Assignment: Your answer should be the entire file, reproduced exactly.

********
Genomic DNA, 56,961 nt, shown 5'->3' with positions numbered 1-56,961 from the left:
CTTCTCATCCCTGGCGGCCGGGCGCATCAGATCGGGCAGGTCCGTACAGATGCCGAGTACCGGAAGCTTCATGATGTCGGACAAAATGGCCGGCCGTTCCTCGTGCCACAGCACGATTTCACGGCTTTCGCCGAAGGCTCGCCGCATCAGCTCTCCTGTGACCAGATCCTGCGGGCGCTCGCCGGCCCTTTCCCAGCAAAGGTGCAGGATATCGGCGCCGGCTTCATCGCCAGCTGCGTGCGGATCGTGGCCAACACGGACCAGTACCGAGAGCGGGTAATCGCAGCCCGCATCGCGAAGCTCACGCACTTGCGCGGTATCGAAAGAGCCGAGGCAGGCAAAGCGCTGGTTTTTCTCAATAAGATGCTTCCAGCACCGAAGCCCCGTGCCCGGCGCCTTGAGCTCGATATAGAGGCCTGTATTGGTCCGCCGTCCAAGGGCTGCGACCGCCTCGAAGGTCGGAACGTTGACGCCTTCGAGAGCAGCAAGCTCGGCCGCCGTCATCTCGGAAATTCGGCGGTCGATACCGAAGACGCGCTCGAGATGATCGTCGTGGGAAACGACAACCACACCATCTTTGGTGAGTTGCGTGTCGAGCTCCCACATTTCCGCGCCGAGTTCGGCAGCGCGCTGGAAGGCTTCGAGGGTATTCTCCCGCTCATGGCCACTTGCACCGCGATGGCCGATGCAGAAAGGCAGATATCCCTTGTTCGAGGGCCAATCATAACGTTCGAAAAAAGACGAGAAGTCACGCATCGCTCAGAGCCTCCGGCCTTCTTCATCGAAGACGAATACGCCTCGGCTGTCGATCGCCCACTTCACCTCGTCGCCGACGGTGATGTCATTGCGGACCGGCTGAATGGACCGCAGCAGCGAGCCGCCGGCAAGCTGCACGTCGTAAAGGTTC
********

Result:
Genomic DNA, 56,961 nt, shown 5'->3' with positions numbered 1-56,961 from the left:
CTTCTCATCCCTGGCGGCCGGGCGCATCAGATCGGGCAGGTCCGTACAGATGCCGAGTACCGGAAGCTTCATGATGTCGGACAAAATGGCCGGCCGTTCCTCGTGCCACAGCACGATTTCACGGCTTTCGCCGAAGGCTCGCCGCATCAGCTCTCCTGTGACCAGATCCTGCGGGCGCTCGCCGGCCCTTTCCCAGCAAAGGTGCAGGATATCGGCGCCGGCTTCATCGCCAGCTGCGTGCGGATCGTGGCCAACACGGACCAGTACCGAGAGCGGGTAATCGCAGCCCGCATCGCGAAGCTCACGCACTTGCGCGGTATCGAAAGAGCCGAGGCAGGCAAAGCGCTGGTTTTTCTCAATAAGATGCTTCCAGCACCGAAGCCCCGTGCCCGGCGCCTTGAGCTCGATATAGAGGCCTGTATTGGTCCGCCGTCCAAGGGCTGCGACCGCCTCGAAGGTCGGAACGTTGACGCCTTCGAGAGCAGCAAGCTCGGCCGCCGTCATCTCGGAAATTCGGCGGTCGATACCGAAGACGCGCTCGAGATGATCGTCGTGGGAAACGACAACCACACCATCTTTGGTGAGTTGCGTGTCGAGCTCCCACATTTCCGCGCCGAGTTCGGCAGCGCGCTGGAAGGCTTCGAGGGTATTCTCCCGCTCATGGCCACTTGCACCGCGATGGCCGATGCAGAAAGGCAGATATCCCTTGTTCGAGGGCCAATCATAACGTTCGAAAAAAGACGAGAAGTCACGCATCGCTCAGAGCCTCCGGCCTTCTTCATCGAAGACGAATACGCCTCGGCTGTCGATCGCCCACTTCACCTCGTCGCCGACGGTGATGTCATTGCGGACCGGCTGAATGGACCGCAGCAGCGAGCCGCCGGCAAGCTGCACGTCGTAAAGGTTC